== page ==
Ensign addresses Douglas students
Because of his love of America and his desire to get more young people to vote, U.S. Rep. John Ensign, R-Nevada, visited a Douglas High School classroom Friday afternoon.
He invited the class to ask the tough questions after he gave his speech and the students responded.
“What do you think about welfare and drug testing of welfare recipients?”
“Would you be speaking to students if you weren’t running for office?”
“What do you think of Social Security and the fact there won’t be any left for our generation?”
“Do you think minimum wage should be raised?”
Ensign took the time to answer each of these questions from Randy Green’s senior U.S. government class and Keith Cole’s junior U.S. history classes and even stayed afterward to address one student. The students seemed to appreciate it.
Senior Richard Ridley said he appreciated the chance to meet and learn a little about one candidate so he will be able to decide how to vote.
“I’m still curious about how he stands on issues. I think it’s great he came to the class,” Ridley said.
Senior Alison Seavey was very impressed.
“I think we need more people like him. I think he talks about things that people care about and he obviously takes an interest in how government isn’t spending money on people like they need to,” she said.
Green said the candidate for the U.S. Senate seat soon to be vacated by Sen. Richard Bryan, D-Nevada, contacted him to speak, and he was happy to oblige.
“It’s nice for the kids to see a real body. I think the kids asked good questions,” he said.
Ensign told the class he has spoken to many students since being elected in southern Nevada to the House of Representatives two terms ago.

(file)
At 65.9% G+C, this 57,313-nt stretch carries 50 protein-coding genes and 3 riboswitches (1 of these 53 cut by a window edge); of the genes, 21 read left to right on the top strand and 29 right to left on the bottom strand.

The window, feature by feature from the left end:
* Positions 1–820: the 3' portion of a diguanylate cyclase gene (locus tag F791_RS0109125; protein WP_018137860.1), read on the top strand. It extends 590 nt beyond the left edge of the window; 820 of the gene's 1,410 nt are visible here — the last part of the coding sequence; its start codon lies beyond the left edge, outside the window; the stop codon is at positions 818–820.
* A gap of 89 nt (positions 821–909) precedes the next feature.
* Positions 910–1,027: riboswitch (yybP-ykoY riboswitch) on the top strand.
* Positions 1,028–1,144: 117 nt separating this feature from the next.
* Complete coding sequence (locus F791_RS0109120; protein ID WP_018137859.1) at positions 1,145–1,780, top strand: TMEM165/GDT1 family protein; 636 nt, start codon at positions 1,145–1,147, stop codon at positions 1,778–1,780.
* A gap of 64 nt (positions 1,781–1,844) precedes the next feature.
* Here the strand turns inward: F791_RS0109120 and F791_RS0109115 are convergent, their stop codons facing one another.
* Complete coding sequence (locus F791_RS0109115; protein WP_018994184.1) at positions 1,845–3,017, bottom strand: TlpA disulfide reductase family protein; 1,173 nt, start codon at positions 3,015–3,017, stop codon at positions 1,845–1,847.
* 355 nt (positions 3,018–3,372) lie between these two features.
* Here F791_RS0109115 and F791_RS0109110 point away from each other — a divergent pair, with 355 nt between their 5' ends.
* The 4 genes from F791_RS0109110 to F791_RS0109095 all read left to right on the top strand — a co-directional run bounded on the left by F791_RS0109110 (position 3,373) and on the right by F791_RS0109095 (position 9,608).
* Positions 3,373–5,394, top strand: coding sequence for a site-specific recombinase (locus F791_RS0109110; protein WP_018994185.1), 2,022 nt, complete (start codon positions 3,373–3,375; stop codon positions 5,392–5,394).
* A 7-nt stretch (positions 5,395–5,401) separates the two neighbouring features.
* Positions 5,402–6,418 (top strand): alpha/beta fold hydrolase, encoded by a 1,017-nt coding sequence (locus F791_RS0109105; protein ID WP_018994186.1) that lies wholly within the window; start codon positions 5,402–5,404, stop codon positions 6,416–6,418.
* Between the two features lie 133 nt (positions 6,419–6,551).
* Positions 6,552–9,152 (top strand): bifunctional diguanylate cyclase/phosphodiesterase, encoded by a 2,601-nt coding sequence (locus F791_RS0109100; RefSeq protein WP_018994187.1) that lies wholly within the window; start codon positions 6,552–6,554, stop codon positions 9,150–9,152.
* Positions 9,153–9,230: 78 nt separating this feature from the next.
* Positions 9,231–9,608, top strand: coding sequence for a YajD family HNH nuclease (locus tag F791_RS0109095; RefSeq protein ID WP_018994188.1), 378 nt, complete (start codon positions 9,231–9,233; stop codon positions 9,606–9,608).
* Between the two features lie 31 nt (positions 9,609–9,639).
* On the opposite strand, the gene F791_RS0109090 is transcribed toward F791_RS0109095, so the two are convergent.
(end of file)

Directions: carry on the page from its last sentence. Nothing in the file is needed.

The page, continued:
“I really like it. I have a great time coming out and speaking to students. I remember sitting in your desks,” he said. “Hopefully, I can take some of those facts you’re learning in class and bring them to life a little and help you understand why they are important to you in your daily lives.”
When he was asked if he was there just to get votes, he cited statistics.
“If that was my motivation, it would be an inefficient use of my time because most 18-year-olds don’t vote. I hope to encourage you to vote. I truly want you to care about this country and I want you to vote, even if you don’t vote for me,” he said.
Ensign answered a student’s question about Social Security by describing his plan for changing the system for younger workers.
“If social security had been set up like a 401K, where it builds up interest over time, it still would have enough money,” he said. “It needs to be changed for younger people and invested in mutual funds and tightly regulated because it won’t be there for people your age if it’s not changed.”